Accept That Rejection Is Normal

It’s normal to be upset when a potential employer chooses another candidate for a great job opportunity. After all, you put a lot of time and effort into the application process. Getting rejected from a job can cause you to lose your self-confidence and result in negative self-talk. That’s why it’s important to remember that rejection is normal and unavoidable.

It’s just one more chance for you to grow as an employee. Reframe the situation into a positive because it frees you up for a new opportunity that will be a better fit. Accepting rejection doesn’t mean you shouldn’t improve where needed for your next job possibility. But it does make you more resilient and able to deal with the negative feeling of getting passed over for a job you wanted.

Don't Burn Bridges

There are many reasons why you might not have been offered the job.

  • You may not have the proper education, skills, or experience for that particular position. If that’s the case and this is the type of role you want, take the steps needed to acquire those skills.
  • Maybe the interviewer didn’t feel you would fit in with their company culture. In the future, make sure you’ve taken the time to research the company and its culture and ask yourself if you genuinely feel this would be a good match.
  • We don’t like to hear it, but perhaps you didn’t make a good first impression with the interviewer. Hopefully, you’re working with a professional recruiter who will help you brush up on those skills if that’s the case. It’s also possible you did just fine, but the connection wasn’t there.

You shouldn’t take it personally as difficult as it is to miss out on a job offer. Don’t burn any bridges by badmouthing the employer or interviewer when you receive a rejection.

Make sure to thank them for the opportunity and let them know you would be interested in a potential position in the future.

Conduct yourself with poise and grace, knowing that there are always other opportunities. The employers will appreciate your decorum and may keep you in mind for different roles.

Redefine What Skills You Bring To The Table

After an unsuccessful interview, focus on how the experience will make you stronger and more prepared for the next time around. You should consider every interview as an opportunity to learn something new about yourself. Review your resume and write down at least three things you learned during the interview process.

These could include improving your resume or better responses to some of the questions asked. You might find that the experience has shown you skills to highlight that will make you more desirable in the future.

It can also be helpful to ask the recruiter or employer for feedback that you can use to help make your next interview a success.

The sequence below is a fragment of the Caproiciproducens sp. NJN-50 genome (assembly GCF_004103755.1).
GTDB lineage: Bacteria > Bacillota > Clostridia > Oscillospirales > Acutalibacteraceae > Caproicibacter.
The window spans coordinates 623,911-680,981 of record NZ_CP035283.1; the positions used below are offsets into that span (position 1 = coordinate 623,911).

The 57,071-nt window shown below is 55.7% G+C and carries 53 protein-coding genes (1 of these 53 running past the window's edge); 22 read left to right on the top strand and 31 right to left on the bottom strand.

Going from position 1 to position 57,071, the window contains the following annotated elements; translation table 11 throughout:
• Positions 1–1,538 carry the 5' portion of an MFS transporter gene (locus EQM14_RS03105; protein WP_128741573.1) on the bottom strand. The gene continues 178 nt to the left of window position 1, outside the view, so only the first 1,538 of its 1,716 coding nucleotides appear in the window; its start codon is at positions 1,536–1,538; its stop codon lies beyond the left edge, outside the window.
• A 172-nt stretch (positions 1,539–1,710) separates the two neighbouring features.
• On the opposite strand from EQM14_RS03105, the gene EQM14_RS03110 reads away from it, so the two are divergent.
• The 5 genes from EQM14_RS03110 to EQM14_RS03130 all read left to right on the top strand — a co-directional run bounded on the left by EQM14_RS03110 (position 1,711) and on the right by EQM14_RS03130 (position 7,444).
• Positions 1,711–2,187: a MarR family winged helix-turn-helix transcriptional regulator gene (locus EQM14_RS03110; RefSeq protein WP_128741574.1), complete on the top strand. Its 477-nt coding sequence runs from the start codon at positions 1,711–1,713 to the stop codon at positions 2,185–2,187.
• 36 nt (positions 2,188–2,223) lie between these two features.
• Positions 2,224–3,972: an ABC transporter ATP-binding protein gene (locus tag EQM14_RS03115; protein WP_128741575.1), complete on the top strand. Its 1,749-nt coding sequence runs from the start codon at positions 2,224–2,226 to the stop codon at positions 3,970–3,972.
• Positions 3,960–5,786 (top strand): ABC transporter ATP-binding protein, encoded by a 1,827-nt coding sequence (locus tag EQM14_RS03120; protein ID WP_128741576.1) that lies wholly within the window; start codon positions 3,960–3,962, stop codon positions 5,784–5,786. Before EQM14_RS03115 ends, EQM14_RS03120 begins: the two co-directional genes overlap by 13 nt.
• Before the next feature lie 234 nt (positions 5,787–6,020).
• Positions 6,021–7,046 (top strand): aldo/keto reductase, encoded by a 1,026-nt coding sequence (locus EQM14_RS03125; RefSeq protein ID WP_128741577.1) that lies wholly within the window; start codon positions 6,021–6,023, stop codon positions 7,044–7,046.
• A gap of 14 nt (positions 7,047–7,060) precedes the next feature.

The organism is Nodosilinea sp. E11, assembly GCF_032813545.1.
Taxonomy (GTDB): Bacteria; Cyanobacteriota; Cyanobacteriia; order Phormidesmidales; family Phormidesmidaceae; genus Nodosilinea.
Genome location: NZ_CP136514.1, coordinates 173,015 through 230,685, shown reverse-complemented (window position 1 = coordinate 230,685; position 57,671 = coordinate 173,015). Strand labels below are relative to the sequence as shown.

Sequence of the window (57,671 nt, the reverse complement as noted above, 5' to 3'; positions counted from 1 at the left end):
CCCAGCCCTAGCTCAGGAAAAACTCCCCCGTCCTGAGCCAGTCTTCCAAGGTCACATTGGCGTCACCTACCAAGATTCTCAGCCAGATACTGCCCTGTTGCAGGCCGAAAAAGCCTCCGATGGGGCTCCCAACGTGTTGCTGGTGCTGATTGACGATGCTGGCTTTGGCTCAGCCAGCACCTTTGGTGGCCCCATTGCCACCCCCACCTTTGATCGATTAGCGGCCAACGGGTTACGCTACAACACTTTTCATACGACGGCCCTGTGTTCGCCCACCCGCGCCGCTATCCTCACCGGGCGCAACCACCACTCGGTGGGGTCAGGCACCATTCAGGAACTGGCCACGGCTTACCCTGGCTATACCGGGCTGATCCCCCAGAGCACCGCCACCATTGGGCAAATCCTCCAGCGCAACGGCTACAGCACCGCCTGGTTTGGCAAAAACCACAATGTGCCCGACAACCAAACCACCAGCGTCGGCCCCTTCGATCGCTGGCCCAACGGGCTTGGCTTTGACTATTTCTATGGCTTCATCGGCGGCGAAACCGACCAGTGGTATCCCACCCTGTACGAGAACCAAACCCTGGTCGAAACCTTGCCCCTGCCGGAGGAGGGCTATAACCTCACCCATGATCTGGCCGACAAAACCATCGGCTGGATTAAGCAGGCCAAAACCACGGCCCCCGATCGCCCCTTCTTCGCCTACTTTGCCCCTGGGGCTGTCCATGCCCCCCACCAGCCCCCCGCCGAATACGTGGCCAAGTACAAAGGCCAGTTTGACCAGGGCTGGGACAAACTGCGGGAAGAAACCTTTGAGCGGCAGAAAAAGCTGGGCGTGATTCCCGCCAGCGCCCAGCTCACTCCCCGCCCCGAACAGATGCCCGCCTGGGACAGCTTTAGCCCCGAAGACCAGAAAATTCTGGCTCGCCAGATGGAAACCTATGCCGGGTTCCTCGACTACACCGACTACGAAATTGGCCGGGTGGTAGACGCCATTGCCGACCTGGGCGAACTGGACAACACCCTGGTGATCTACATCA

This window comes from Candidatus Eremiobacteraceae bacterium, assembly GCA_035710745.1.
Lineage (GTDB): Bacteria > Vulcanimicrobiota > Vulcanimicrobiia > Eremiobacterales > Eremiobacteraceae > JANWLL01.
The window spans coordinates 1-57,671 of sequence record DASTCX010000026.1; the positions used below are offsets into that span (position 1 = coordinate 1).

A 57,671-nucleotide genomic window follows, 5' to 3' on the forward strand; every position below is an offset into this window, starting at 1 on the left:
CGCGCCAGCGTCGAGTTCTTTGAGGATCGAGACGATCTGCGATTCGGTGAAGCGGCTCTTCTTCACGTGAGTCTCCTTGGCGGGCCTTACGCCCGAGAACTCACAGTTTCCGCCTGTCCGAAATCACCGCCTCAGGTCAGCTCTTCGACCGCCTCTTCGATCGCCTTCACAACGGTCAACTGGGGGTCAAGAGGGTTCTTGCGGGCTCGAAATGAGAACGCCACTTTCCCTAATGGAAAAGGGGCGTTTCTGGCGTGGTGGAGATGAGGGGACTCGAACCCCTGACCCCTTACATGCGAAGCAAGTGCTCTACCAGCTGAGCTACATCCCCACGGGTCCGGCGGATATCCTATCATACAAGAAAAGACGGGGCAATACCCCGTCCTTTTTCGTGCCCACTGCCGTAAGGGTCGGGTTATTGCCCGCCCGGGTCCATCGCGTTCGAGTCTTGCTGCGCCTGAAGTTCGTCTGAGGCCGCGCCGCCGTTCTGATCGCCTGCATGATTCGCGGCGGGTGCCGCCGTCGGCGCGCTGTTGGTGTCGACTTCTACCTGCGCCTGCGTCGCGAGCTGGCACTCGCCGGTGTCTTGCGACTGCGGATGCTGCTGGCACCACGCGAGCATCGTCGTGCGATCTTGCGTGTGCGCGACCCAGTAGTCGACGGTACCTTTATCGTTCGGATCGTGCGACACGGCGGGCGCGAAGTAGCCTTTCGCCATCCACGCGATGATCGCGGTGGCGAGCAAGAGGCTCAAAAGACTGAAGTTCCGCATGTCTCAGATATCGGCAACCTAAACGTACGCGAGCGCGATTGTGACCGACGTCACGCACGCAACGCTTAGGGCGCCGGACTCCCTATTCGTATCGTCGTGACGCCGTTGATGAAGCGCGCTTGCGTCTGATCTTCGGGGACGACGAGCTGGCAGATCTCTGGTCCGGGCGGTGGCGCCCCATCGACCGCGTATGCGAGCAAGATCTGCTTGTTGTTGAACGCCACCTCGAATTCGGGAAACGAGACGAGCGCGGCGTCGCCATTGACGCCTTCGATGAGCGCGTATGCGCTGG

Get Some Perspective and Move On

After a job rejection, you may be too emotional to see things clearly, so try to step back and look at how you might have done some things differently. Ask yourself what situations contributed to the outcome and what you can do to improve in those areas. If there are actions you could take toward having a more positive future experience, do them now.

For example, if you were passed over because you didn’t meet the minimum requirements, try to gain experience in those areas by doing volunteer work or taking classes.

Once you have a plan, forget about the situation and move on. Dwelling on what you perceive as failure won’t do anything but keep you in a negative mindset.

Be proud of yourself for applying and putting forth effort.

No one likes rejection, but when it comes to job searches or professional experiences, rejection is inevitable and can only make you stronger!

Make your next job search easier by partnering with Lone Star Staffing Solutions.

We have a comprehensive database of employers looking to find talented employees, just like you! Contact us today and get one step closer to finding your dream job.

How To Turn Challenges Into Learning Opportunities

Personally and professionally, difficult situations can be challenging to spin into a positive perspective. Business mistakes can feel like a roadblock, shifting your focus from success to pessimism and worry. But all isn’t lost!
These are a few key practices you can use to help you learn from these negative situations and start with a fresh outlook in the new year.

Look for the Silver Lining

This may be hard to find amid a” business crisis,” but many problems also result in an upside. Take the time to look for the positives of any negative circumstance. Outline specific choices that led to the issue to become more aware of what not to do again in the future. This knowledge will help you be a better business owner and serve as a valuable learning opportunity.

Make Changes For Better Outcomes

Now that you know what might have caused the mistake to happen, vow to make changes to avoid a future recurrence. This may mean updating a business process, learning a new skill, or outsourcing work to a strategic partner like Lone Star Staffing Solutions. Whatever the outcome, set yourself up for success by taking action.

Mindset Matters